Last night, Orledin had made extra bread. I get along well with him now too. I think he was scared of me at first because he knew me before, and I knew him before as he was seeing my son. I didn’t like him so much back then as he showed up right after Aeramin and a really nice girl broke off an engagement. It was pretty easy to figure out what had happened.

Anyway, there was extra bread and he gave it to me to give to the people raising Lyorri. I took it when I visited. She’s growing so fast. It makes me want to visit more often so I don’t miss anything! She’s smiling now, and rolling over. It won’t be long before she’s able to sit up on her own. The people raising her are good people, and I can tell they love her. Kestrae is very protective of her, and watches me constantly while I’m there. Ordinicus is a little more relaxed. I gave them a couple of the loaves of bread.

I decided to take the last loaf to Aeramin. I usually avoid visiting him. I don’t want to force it. At this point, I think it’s better if he comes to me. However, Orledin makes some really good bread, so I thought he might like it, as long as I didn’t mention where it was from. Perhaps it was fortunate that he wasn’t there when I arrived. Imralion was though. He let me in. I gave him the bread and we talked a bit. I haven’t really spoken much to Linarelle about what’s going on with them, but I have heard through Sunashe. I guess they’ve sent someone to research the records and find out who their parents are. Their father was a noble who had an affair, and they’re the result of that affair. Their mother was paid to keep quiet, and they were placed with the Matron. Their father died, but they don’t know about their mother as she stopped appearing in the records after that, most likely she changed her name. Aeramin needs to get better at talking with Im, as I got the feeling that they hadn’t discussed it very much. Of course, he wasn’t there, so I listened and talked to him.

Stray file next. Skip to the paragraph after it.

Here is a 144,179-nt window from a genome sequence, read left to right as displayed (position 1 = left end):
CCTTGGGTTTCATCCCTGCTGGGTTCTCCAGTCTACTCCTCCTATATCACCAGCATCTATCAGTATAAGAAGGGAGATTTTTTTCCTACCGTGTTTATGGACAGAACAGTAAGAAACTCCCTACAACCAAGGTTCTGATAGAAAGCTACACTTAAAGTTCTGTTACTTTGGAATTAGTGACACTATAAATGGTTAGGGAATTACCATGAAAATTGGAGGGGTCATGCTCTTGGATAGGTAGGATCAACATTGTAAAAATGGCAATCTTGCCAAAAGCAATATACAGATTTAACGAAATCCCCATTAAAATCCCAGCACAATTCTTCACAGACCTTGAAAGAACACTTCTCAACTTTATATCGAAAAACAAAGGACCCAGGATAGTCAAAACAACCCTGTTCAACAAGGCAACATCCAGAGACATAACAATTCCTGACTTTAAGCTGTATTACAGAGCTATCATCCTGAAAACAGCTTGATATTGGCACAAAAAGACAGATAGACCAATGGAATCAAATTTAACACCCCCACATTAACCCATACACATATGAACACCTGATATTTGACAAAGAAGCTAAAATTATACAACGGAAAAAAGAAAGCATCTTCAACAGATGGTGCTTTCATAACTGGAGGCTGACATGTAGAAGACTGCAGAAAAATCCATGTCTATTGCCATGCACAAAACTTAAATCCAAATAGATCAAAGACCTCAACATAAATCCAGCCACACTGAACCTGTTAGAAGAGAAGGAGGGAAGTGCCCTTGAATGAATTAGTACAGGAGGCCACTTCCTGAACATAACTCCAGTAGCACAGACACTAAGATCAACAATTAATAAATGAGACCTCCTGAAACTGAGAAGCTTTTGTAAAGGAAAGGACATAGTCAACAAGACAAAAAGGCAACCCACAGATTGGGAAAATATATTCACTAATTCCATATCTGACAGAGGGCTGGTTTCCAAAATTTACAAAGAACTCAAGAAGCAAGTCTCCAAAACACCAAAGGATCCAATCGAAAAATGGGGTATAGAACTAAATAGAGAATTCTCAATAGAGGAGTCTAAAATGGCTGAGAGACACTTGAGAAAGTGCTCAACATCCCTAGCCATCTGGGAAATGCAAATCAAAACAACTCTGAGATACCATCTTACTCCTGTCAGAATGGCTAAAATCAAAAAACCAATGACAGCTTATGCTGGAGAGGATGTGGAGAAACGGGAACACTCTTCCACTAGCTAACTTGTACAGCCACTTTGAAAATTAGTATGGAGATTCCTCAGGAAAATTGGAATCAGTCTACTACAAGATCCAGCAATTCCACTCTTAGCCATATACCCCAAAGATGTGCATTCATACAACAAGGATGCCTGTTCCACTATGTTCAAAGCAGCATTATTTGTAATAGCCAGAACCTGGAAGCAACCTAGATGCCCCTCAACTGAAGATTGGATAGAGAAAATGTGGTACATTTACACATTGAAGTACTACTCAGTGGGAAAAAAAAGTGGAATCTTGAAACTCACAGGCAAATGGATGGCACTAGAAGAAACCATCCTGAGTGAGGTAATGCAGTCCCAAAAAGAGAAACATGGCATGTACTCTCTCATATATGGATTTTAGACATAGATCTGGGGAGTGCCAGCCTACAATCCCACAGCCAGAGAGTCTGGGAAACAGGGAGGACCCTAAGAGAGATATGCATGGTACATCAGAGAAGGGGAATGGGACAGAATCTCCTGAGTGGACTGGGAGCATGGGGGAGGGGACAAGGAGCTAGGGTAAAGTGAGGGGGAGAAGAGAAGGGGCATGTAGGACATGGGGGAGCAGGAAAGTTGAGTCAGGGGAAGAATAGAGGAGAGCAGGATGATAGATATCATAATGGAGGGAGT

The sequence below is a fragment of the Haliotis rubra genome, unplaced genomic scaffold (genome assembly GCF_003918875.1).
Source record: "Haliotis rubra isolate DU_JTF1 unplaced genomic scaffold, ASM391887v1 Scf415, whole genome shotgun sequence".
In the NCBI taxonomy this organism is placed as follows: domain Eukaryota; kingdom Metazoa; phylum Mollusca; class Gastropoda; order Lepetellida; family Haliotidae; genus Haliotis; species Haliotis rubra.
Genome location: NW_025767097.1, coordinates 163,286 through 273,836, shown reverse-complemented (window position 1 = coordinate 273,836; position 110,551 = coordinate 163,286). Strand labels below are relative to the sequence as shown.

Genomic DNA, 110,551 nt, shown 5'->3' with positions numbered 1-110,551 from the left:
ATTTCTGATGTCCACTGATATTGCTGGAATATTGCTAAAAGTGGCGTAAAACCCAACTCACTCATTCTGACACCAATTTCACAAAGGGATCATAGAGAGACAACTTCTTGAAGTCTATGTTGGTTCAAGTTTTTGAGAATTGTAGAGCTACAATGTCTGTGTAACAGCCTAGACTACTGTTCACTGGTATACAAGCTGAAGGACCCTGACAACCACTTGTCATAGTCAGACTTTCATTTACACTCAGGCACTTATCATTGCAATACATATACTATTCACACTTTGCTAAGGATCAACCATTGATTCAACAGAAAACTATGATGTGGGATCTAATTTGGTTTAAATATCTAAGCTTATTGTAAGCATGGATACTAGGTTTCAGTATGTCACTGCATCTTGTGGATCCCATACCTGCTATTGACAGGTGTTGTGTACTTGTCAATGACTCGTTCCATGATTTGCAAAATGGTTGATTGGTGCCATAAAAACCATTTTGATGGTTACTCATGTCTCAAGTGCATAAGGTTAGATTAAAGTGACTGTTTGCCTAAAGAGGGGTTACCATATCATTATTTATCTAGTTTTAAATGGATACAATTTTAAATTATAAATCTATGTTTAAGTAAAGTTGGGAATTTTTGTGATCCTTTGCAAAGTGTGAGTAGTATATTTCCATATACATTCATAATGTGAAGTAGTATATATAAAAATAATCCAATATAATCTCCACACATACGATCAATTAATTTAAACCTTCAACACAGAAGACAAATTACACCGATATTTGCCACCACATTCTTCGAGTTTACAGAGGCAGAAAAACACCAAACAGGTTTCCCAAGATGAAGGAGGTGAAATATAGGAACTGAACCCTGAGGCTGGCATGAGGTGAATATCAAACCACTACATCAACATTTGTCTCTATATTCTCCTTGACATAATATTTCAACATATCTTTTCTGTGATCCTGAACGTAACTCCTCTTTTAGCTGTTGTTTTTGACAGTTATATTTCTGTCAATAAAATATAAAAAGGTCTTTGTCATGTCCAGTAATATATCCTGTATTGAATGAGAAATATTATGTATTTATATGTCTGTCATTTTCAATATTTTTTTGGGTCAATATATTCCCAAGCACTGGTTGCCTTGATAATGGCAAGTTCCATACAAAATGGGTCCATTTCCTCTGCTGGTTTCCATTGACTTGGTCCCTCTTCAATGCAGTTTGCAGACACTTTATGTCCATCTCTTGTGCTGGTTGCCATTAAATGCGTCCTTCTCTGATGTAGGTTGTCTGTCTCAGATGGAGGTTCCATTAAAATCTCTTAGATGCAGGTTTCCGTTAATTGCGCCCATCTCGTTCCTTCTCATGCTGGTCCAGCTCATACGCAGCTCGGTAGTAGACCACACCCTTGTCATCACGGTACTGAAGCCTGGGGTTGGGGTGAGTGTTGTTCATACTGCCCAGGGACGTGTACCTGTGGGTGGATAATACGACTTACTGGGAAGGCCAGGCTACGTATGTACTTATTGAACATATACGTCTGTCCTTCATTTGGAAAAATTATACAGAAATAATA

Kestrae showed up shortly after me, which was odd because we thought he might be visiting Lyorri. He did come home eventually, but I don’t know where he was. He asked me to leave almost as soon as he was in the door. I imagine he told Imralion and Kestrae, but he wanted me to leave, so I left.

I hope Imralion and Linarelle have news about their mother soon. It must be awful not knowing.

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Arancon’s Visit

“Aeramin, your father’s here.”

Aeramin glanced toward Imralion, raising a brow briefly before continuing to chop vegetables that he planned to include with the stew he was making. “Tell him to leave.” Aeramin was surprised Imralion didn’t already know to send Arancon away.

The voice that responded to him surprised him more. “I’m not leaving until we talk.”

Aeramin tensed up and turned back towards the archway between the dining room and the kitchen. His father was standing there now. Aeramin looked back towards Imralion who stared at him pointedly now. “Im, why did–”

“It’s not his fault. Come sit. We need to talk.”

“No. We don’t.”

Arancon crossed his arms and leaned against the frame of the archway. “I’ll wait until you’re ready then.”